This was originally posted to my old blog on August 22, 2014
*As usual, the following is written from my memory of the events. Some things may be inaccurate due to faulty memories. In any case, this is how I remember it:
Another post-op appointment for my eye today. It’s been about a week and a half since my fourth eye surgery. I had an issue to discuss with my doctor and was eager to see him for this reason.
When I first arrived at the Eye-Q center in Selma I noticed the lobby was packed. August tends to be a busy month for eye exams. I suppose it is because August is national eye exam month, and also because of kids going back to school and needing to be able to see well. Good job at waiting until the very last minute, parents.
I checked in and then found a seat and waited my turn. Despite the full lobby, it didn’t take long to be called in. Probably because my visit is with a specialist, so he wasn’t quite as busy with regular exams and such? Just guessing here. In any case, I rarely have to wait very long to see Dr. Hunter even though he’s always busy.
At Eye-Q as with other offices, each doctor has his own set of nurses and they work together as a team. So when a patient like myself is seen on average once a week, we get to know each other. This is one reason I love Eye-Q, everyone is so personable, kind, and caring. They actually stop, listen, and intereact with you, not rush, rush, and only react, like some other offices. These people actually love thier jobs and live to help others in a caring way.
I am embarrassed to admit I am absolutely terrible at remembering names, but the nurse I had today was the male nurse. Like all the nurses there, he is kind and makes me feel comfortable and welcome. He called me back for what I call the pre-visit work up.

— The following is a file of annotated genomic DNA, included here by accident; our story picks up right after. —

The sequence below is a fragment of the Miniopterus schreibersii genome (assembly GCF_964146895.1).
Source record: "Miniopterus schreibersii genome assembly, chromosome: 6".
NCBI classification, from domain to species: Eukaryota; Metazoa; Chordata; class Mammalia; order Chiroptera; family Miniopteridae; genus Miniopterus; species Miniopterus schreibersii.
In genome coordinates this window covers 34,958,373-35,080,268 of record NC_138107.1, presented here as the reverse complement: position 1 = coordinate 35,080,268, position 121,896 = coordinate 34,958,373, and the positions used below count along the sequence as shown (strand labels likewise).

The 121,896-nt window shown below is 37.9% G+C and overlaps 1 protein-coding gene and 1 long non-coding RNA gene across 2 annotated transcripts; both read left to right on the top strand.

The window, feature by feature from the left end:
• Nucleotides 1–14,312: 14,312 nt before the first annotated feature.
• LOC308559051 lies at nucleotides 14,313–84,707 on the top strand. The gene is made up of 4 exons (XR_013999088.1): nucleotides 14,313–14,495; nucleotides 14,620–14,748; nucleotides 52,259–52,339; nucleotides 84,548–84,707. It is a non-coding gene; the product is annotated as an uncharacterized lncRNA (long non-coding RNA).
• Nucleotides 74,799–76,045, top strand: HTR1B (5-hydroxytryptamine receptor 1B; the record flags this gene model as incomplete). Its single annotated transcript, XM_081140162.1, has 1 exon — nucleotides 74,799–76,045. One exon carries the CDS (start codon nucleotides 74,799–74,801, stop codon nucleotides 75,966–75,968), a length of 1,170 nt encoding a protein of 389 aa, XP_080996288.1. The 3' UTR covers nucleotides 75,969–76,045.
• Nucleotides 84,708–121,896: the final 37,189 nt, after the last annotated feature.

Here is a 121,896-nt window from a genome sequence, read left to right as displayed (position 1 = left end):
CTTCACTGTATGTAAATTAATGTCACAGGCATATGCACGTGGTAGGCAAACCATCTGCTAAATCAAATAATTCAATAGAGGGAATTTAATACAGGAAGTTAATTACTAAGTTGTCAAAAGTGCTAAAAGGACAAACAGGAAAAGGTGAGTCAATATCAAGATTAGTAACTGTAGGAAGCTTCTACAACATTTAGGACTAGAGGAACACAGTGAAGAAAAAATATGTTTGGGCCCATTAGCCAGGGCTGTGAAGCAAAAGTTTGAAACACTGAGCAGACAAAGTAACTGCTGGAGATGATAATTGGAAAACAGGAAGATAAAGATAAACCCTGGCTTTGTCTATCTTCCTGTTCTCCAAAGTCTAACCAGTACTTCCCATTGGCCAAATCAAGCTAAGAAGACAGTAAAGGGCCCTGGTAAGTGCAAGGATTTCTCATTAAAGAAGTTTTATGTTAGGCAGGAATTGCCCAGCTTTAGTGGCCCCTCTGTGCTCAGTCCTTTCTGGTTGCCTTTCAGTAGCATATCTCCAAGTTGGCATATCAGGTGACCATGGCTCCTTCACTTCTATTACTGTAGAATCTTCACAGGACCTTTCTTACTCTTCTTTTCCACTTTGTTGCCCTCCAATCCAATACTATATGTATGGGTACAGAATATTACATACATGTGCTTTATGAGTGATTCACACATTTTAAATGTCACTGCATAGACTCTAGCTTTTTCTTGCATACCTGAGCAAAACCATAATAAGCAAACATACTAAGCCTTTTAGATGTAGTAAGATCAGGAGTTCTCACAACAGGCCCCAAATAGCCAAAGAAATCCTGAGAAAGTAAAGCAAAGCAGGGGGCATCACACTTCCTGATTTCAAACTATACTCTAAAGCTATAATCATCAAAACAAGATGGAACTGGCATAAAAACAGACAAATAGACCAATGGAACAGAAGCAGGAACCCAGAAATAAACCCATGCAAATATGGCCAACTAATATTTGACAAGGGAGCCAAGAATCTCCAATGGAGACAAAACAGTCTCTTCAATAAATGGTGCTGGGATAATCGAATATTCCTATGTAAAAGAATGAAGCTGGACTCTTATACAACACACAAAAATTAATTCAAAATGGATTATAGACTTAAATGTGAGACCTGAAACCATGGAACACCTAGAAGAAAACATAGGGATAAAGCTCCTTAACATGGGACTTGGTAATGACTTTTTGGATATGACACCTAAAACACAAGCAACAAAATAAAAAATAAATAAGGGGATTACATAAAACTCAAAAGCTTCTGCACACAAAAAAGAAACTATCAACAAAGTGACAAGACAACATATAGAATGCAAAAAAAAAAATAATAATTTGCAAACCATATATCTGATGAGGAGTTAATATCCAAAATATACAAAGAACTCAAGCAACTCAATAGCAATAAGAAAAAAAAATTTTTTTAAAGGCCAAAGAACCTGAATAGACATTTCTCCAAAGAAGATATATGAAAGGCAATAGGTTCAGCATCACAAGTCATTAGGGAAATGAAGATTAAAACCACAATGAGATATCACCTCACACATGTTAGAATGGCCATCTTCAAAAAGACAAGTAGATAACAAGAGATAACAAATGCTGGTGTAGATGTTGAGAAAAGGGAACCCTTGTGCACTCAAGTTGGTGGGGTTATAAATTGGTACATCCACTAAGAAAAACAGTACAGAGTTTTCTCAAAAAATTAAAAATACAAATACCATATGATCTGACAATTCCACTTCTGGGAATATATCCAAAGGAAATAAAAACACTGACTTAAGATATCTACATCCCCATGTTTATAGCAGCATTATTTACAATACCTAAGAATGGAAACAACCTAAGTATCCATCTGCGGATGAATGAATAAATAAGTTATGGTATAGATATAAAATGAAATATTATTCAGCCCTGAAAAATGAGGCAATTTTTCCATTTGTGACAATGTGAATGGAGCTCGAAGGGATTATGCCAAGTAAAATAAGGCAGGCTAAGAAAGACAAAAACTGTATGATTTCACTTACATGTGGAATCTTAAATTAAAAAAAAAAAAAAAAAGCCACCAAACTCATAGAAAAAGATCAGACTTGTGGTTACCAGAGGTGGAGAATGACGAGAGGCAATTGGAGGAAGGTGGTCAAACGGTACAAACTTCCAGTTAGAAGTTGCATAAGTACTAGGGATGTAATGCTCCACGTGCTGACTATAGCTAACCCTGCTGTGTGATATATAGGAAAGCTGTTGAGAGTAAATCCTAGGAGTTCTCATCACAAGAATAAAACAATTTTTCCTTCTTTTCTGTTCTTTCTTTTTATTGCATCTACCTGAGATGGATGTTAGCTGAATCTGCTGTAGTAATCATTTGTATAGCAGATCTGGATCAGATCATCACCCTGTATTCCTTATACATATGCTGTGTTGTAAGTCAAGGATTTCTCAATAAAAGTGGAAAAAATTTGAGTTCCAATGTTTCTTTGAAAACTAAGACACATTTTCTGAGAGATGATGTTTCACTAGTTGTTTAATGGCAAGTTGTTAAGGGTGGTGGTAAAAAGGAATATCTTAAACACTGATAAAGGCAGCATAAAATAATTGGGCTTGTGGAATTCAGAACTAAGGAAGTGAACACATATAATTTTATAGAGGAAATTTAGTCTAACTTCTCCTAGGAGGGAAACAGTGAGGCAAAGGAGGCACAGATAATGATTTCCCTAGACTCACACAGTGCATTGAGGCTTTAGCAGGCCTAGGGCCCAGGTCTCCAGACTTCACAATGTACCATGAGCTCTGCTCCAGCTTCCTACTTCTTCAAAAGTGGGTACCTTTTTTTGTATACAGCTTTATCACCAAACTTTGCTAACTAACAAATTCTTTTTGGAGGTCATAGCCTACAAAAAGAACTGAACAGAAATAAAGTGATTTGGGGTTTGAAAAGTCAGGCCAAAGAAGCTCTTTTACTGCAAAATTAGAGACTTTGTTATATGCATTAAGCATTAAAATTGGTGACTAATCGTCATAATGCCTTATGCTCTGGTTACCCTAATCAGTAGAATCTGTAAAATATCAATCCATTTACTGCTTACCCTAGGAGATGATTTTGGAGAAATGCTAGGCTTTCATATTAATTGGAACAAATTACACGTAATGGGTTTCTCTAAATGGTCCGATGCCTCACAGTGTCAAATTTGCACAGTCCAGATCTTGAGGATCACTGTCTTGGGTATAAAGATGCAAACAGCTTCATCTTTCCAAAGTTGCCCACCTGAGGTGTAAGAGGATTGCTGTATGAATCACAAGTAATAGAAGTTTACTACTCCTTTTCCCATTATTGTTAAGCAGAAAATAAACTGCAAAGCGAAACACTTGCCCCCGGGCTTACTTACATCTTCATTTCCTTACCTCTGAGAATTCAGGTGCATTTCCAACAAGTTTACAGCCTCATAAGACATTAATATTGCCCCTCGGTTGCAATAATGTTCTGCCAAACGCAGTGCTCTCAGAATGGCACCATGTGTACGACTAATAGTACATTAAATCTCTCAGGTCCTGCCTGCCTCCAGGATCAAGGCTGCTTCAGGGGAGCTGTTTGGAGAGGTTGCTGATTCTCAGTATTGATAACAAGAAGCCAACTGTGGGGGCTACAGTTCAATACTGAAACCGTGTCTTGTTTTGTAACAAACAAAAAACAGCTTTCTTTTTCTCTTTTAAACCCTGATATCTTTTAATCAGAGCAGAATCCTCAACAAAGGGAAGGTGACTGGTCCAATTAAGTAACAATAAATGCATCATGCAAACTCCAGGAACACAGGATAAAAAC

He showed me into the pre-exam room, a room with just regular chairs and a desk with computer, and asked how I had been doing since my last visit.
“Wonderful. I can see!” I said.
The nurse smiled big and replied, “You can? That’s great! You must be so happy.”
“Yes, and relieved, I was worried there for awhile.”
“I know, it’s been a lot of work. Dr. Hunter is going to be so excited when he hears this.”
“He’s awesome, he’s a miracle worker.”
“That he is, he’s been working hard on this, and for a long time.”
The nurse checked my vision and eye pressure then asked me to wait in the small waiting room until they got a regular exam room ready. I sat and waited a short while before being called in again.
A few minutes later Dr. Hunter came in with his usual happy greeting and handshake.
“Hello again, Tamra, how have you been? Any pain?” He asks.
“I’m doing great. I’ve had pain everyday since the surgery but it’s totally tolerable.”
“On a scale, how bad?”
“pshh, like a two.”
“OK, let’s take a look.”
He examined my eye fairly thoroughly and made notes. He used the word ‘fantastic’ more than once which made me smile. He likes to use that word and it always makes me wonder if he’s a Dr Who fan…I should ask him some day.
As he examined my eye he asked how I was doing with positioning (staying bent forward so my eyes are always facing to the ground). I said I was doing good with it and then I mentioned my concern.
“Every time I look up I feel a lot of pressure and more pain in my eye.”
“Well, your pressure is good, it’s 10, that’s very good.”
After the exam was complete he mentioned that the corneal abrasion had not healed up yet and would continue to cause some discomfort until it did.
“Corneal abrasions can take longer to heal in diabetics. We’ll keep an eye on it.”
He asked about my medications and then ordered more and went over them with me before ending the appointment.
“Things look great, we’ll see you in a week. It’s nice to see you again, call me if you need anything.”
I thanked him, and that was that…until next week.